Features of masculinity and femininity provide cues for physical and social traits, such as attractiveness, personality, trustworthiness, dominance and aggression [589123437]. Typically, masculine male faces and feminine female faces are considered more attractive by both sexes, although this is only true for small deviations from the average face [11123738]. Despite the extensive data supporting the above, the notion of universal attractiveness cues has been challenged, and there seem to be significant differences between populations [39]. It is suggested that attractiveness cues are learned within a social environment [3739] and, thus, many of our beliefs might be representative of western societies only. In the present study all participants were born and raised in the United States, therefore the ethnic variability within our sample did probably not influence self-assessments considerably.

Our results showed that facial shape had a significant effect on self-perceived facial attractiveness and predicted 4% and 5% of the variation in VAS scores in females and males, respectively. Furthermore, females with more feminine features and males with more masculine features seemed to consider themselves more attractive, confirming the findings of numerous previous studies that have assessed attractiveness with external ratings. Given the multidimensionality of factors interfering with the process of self-assessment, our findings reveal the importance of facial shape, an objective factor, in partially steering peoples’ opinions about themselves. It has been suggested that self-perceived attractiveness is an acquired feature that evolves throughout the course of our lifetime according to our social interactions [40]. Furthermore, it strongly affects romantic relationships; individuals with high self-ratings of attractiveness set higher upper limits in their dating expectations regardless of their objective facial appearance [41]. The effect of facial shape becomes more noteworthy when taking into account that humans evaluate faces that resemble them as 22% more attractive [42]. This fairly narcissistic phenomenon implies that people are less likely to consider their objective appearance when making dating decisions and tend to adjust their attractiveness estimates of their potential dates according to their own appearance. The present study counters this idea, since young adults in our sample appeared to be influenced by the morphology of their faces when making their self-assessment. This is a sign that the intuitive process of making romantic or mating decisions may also be subconsciously influenced by more objective factors, such as an individual’s facial shape.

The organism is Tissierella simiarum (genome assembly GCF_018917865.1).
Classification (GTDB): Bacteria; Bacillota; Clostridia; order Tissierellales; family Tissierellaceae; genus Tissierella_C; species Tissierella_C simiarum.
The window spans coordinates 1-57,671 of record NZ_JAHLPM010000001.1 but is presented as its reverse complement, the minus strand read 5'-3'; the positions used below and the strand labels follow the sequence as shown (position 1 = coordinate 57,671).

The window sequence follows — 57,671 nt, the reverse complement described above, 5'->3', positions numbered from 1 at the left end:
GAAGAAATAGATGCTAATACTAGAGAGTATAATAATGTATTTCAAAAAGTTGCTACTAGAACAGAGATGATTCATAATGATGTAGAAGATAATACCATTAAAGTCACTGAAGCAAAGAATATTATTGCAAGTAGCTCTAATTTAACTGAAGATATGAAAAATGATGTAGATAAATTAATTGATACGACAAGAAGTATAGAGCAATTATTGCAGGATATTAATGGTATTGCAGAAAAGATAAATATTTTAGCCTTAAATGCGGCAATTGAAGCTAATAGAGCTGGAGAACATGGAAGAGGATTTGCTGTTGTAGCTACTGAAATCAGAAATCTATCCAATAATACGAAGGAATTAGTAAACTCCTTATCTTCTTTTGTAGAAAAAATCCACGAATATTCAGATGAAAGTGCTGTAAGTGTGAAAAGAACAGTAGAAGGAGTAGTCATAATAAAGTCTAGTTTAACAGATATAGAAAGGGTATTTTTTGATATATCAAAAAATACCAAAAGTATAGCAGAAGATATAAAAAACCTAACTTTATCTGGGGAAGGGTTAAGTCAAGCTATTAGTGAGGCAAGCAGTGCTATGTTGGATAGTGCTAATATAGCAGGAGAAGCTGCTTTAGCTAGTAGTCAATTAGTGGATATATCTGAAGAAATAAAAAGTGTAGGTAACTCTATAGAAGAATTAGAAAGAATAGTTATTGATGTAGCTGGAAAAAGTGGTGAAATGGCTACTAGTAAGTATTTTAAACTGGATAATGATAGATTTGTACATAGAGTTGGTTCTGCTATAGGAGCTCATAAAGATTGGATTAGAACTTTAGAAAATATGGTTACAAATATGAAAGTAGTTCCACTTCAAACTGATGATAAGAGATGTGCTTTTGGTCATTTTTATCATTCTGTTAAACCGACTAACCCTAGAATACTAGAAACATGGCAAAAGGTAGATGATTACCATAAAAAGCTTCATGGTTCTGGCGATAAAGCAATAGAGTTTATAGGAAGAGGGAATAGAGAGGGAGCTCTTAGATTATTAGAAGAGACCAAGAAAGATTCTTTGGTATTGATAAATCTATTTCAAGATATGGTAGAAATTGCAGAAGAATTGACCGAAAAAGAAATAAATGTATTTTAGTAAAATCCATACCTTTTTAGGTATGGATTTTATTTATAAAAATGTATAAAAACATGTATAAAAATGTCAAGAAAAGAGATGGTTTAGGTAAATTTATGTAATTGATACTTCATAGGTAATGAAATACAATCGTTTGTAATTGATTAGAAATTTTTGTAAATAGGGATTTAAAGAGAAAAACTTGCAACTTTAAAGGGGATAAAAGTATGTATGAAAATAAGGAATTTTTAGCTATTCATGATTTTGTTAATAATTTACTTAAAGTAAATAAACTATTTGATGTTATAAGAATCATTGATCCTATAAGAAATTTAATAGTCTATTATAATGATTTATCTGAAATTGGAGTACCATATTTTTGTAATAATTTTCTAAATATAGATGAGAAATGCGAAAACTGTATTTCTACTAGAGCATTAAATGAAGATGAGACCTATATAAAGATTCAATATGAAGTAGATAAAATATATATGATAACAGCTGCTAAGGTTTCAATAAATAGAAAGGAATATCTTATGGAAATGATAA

A more in-depth exploration of our sample, in sub-groups, revealed that in white individuals the previously described effect of facial shape was not evident in males and was stronger in females, as compared to the entire female sample. Furthermore, no effect was evident in the subgroup of non-white females. Both of the above observations have significant social implications. Most beauty standards have been historically developed based on white facial features [43], and although beauty standards have evolved with western societies becoming more multi-racial, our finding entertains the thought that young white females might experience more pressure in meeting certain social standards of facial appearance. On the other hand, maybe the effect of facial shape on self-perceived facial attractiveness is mediated by the limited effect of other factors, such as skin texture. Coetzee et al. [44] studied a group of white and black individuals within a western society and observed that whites based their assessments of attractiveness primarily on facial shape, in contrast to blacks who were more influenced by skin tone. They connected their finding to the large variety of darker skin tones, to which whites are visually oblivious compared to blacks. Our results support this conclusion, since self-perceptions of non-white females were not affected by their facial shape. Another reason for this could be that the increased facial shape variation in the non-white females group compared to the white females’ group might have added noise to the outcomes failing to detect a significant effect. However, the absence of statistical significance on this test was definitive, based on the measured p-value, thus, not supporting this notion.

As mentioned before, the same observation was made here in white males; which may be subject to multifold interpretations. Males tend to have a higher self-esteem than females [45] and are more satisfied with their overall appearance [46]. This difference is unlikely to have a genetic or biological origin and seems to dissipate with age, since it is not seen in mature adults [45]. This universally seen phenomenon is rather a result of environmental factors that influence the development of self-esteem over a lifetime [47]. Western societies likely enable males to develop higher self-esteem than females, which in result affects more acquired social features. If so, it can be speculated that the effect of self-esteem on self-perceived attractiveness in young males overshadows any other, more objective feature. This is also supported by the comparison of VAS scores between males and females in our population, which showed that males gave significantly higher attractiveness ratings to themselves (P<0.001). The above considerations together with the reduced sample size of the white male sample might have made the detection of a significant effect in the specific sample impossible.